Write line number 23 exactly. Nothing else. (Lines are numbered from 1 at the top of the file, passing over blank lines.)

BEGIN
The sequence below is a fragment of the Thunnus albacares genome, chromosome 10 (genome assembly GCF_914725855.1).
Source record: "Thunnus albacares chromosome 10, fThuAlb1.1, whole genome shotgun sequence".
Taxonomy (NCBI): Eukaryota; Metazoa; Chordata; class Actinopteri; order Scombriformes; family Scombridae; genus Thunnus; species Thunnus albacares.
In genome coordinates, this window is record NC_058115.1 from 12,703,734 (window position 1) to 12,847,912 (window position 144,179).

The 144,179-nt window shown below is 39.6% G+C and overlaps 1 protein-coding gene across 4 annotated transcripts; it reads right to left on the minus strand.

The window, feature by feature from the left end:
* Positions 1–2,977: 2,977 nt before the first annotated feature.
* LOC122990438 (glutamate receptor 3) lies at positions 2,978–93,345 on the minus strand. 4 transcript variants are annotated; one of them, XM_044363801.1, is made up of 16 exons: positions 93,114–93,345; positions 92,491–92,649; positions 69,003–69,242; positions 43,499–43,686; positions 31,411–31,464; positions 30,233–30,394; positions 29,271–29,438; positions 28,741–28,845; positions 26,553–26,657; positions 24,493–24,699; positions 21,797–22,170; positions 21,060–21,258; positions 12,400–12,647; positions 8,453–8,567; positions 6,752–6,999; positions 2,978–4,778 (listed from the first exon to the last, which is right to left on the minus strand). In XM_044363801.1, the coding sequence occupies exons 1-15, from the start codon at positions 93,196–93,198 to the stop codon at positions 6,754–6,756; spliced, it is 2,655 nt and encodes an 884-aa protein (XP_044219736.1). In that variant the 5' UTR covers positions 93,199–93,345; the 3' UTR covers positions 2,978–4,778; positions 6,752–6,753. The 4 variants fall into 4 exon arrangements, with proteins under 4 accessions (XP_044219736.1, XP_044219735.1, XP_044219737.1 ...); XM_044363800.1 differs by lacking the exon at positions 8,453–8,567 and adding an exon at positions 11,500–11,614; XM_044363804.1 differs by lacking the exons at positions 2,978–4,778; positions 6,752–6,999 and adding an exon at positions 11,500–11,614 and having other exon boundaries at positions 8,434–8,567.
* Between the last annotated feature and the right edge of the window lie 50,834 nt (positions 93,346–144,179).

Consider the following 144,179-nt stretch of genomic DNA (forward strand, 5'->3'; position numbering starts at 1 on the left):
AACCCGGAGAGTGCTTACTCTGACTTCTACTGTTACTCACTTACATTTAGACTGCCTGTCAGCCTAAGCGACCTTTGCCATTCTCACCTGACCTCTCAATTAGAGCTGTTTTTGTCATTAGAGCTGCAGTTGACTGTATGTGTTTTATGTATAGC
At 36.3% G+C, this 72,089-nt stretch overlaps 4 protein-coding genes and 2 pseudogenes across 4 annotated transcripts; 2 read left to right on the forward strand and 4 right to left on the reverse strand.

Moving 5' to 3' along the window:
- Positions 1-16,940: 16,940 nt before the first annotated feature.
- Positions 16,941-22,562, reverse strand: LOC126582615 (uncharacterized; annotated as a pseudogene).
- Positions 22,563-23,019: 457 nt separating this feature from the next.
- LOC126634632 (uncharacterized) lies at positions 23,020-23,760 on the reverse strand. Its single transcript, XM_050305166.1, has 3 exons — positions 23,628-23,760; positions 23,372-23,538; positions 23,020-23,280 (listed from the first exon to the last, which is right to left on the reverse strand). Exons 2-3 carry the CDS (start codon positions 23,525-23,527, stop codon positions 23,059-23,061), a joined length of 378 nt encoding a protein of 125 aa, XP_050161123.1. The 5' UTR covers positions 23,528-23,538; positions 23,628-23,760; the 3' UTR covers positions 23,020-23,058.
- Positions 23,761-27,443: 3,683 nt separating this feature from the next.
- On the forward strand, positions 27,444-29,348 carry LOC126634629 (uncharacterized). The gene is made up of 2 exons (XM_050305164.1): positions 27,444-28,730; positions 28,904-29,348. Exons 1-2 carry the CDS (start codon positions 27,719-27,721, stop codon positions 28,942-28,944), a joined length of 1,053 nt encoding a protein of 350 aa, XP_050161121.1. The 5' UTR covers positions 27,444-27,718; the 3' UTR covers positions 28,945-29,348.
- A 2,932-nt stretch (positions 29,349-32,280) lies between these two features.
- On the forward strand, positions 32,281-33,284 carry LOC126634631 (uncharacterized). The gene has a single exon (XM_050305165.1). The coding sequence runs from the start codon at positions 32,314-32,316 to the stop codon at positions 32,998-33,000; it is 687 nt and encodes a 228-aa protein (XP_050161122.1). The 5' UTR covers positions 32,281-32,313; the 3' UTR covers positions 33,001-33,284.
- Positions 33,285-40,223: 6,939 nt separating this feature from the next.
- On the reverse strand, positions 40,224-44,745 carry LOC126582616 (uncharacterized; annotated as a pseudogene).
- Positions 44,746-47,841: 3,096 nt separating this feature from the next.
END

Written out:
- On the reverse strand, positions 40,224-44,745 carry LOC126582616 (uncharacterized; annotated as a pseudogene).